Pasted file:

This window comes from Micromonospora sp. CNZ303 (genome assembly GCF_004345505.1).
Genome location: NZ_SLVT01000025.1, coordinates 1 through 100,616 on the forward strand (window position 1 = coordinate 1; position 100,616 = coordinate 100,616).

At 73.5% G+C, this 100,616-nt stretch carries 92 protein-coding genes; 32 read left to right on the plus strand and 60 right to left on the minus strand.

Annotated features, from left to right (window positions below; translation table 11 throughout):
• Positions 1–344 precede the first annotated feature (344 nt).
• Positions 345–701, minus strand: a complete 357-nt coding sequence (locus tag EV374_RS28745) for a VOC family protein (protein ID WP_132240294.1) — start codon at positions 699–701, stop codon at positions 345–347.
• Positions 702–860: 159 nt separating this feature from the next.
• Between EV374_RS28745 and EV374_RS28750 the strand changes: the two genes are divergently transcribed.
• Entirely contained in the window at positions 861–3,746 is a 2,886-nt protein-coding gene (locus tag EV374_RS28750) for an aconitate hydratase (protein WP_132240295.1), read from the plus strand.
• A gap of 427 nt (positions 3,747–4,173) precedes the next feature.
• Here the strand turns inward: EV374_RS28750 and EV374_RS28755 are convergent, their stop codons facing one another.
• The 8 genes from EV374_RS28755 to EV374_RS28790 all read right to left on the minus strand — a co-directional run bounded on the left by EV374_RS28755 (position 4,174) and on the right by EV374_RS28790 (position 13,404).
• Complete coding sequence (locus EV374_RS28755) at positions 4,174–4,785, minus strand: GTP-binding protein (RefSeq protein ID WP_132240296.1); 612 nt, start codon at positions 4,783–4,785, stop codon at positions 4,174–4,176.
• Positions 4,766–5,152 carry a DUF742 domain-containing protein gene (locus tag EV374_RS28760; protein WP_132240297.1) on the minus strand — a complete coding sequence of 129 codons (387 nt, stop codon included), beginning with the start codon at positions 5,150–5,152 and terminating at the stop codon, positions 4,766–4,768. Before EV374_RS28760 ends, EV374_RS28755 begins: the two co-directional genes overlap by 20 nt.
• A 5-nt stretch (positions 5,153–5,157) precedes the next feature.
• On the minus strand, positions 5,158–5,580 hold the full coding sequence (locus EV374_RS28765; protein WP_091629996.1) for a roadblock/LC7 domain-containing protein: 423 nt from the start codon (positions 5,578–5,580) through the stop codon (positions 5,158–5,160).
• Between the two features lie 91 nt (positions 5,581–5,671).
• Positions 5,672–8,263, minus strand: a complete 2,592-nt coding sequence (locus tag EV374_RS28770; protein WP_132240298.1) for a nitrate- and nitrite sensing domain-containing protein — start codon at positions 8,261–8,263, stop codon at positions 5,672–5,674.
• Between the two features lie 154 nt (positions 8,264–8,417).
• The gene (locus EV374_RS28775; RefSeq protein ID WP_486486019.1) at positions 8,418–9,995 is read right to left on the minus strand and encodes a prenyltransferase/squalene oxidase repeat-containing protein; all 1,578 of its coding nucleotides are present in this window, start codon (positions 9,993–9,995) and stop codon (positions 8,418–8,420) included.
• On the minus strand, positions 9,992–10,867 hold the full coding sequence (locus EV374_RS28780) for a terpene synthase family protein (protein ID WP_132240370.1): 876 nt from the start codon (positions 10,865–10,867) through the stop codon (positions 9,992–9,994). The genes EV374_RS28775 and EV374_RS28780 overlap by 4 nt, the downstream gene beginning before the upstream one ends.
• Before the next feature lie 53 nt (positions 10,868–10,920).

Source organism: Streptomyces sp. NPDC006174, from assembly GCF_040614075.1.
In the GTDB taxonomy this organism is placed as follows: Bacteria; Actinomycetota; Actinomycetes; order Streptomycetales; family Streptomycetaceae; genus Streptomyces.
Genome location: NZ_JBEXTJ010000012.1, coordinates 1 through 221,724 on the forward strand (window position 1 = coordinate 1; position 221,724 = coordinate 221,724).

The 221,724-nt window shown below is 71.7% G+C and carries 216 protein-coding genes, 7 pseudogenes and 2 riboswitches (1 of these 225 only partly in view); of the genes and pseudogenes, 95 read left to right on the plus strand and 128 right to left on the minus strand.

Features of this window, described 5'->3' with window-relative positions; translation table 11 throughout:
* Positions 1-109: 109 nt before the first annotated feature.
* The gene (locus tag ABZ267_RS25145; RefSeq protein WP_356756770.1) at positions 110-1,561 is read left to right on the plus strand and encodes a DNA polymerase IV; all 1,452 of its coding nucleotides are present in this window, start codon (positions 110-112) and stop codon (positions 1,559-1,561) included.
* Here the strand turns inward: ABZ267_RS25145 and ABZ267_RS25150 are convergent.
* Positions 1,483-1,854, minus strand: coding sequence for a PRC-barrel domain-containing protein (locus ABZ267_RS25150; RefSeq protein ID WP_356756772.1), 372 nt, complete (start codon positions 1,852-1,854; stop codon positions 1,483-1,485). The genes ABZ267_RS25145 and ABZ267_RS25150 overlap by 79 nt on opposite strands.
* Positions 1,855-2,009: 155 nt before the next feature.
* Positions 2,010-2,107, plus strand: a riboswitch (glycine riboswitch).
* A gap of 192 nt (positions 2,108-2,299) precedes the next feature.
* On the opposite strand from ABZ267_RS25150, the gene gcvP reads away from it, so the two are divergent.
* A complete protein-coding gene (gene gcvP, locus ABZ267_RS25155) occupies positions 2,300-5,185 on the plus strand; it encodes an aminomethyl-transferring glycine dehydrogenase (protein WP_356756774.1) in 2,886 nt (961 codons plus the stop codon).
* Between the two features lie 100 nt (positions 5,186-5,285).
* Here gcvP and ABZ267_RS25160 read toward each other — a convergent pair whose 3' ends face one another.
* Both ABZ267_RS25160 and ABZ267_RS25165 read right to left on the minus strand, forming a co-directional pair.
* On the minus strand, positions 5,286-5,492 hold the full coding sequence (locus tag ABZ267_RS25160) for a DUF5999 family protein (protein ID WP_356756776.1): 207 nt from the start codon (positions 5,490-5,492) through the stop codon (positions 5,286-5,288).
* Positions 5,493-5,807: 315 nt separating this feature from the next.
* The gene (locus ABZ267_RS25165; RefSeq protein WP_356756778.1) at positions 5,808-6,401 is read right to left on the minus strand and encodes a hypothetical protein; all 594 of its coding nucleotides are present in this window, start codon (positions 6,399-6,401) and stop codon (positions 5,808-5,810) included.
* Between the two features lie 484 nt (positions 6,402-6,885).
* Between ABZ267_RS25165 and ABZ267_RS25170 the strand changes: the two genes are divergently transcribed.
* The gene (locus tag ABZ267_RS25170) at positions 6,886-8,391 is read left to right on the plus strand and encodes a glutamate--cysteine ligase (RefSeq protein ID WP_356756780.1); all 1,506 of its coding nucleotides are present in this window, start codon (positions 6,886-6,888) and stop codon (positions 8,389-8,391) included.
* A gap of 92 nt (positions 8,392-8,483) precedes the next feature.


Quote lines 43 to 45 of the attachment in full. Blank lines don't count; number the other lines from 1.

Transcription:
* Between the two features lie 484 nt (positions 6,402-6,885).
* Between ABZ267_RS25165 and ABZ267_RS25170 the strand changes: the two genes are divergently transcribed.
* The gene (locus tag ABZ267_RS25170) at positions 6,886-8,391 is read left to right on the plus strand and encodes a glutamate--cysteine ligase (RefSeq protein ID WP_356756780.1); all 1,506 of its coding nucleotides are present in this window, start codon (positions 6,886-6,888) and stop codon (positions 8,389-8,391) included.